I love, love to paint outdoors in the summer here in Oregon. There is one problem; so much GREEN! It can get downright boring. So let’s get a deeper view into greens and see if we can make some sense of them and make them a bit more exciting. I love my kale too, so let’s go into my garden for great examples of green.

Beforehand, we need to look back at the color wheel and think of hue, value and intensity, the three aspects of color. First hue. Remember that color temperature is embedded in hue. We can easily see that when we look at the color wheel and see greens that are leaning to either yellow or blue. The ones leaning towards blue are said to be cooler, the ones leaning towards yellow are said to be warmer.

Let’s add in direction of light. Look at this photo of my kale that is back lit with the sun shining through the leaves, literally making them glow. The warm sunlight streaming through is making that green warm and also very saturated or intense. That same kale shot from the other angle takes on a cooler hue as it’s taking on more reflection from the blue sky.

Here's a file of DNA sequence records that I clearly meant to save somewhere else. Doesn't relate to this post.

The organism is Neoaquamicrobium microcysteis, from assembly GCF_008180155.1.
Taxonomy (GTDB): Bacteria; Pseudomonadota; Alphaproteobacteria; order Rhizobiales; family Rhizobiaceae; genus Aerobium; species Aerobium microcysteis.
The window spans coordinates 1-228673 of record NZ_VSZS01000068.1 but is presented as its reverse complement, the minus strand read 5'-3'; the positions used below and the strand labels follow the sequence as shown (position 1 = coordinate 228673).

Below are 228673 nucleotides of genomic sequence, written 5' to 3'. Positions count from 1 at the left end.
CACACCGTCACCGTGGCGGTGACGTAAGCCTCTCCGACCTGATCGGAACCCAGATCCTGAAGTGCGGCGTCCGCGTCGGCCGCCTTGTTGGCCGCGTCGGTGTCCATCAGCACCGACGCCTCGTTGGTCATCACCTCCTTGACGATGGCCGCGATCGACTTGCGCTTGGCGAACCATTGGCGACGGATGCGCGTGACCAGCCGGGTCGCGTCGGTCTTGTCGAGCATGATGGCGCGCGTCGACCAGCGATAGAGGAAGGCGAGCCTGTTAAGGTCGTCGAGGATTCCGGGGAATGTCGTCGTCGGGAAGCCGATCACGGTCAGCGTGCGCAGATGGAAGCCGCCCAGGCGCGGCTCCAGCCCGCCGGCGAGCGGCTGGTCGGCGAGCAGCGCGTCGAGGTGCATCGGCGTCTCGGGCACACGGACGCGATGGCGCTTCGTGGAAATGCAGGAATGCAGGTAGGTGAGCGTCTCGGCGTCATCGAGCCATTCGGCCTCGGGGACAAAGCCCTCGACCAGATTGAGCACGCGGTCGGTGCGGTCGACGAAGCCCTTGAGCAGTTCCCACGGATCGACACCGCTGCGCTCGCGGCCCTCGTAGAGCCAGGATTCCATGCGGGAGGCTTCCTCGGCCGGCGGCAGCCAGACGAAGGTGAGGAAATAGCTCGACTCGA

That same kale shot in shadow takes on a cooler hue as it’s taking on more reflection from the blue sky. Not only are the greens cooler, but they are less intense or grayer. Looks at how it almost has a purple cast to it!


Next lets take a look at the kale in warm morning light from in front. Here, it’s warmer than the shot in shadow, but a lot less intense color than the backlit shot. What’s happening here is a mix of sunlight (warm) and skylight (cool) that is influencing the greens.


So what does all this good stuff mean other than I’m eating healthy? We need to always go back to the three aspects of color when choosing or mixing color, hue, value, saturation. We need to compare, compare + compare. And take into consideration what the quality of light that is pervading our subject is.

With Warmest Regards,

Painting Minilessons
with Marla Baggetta

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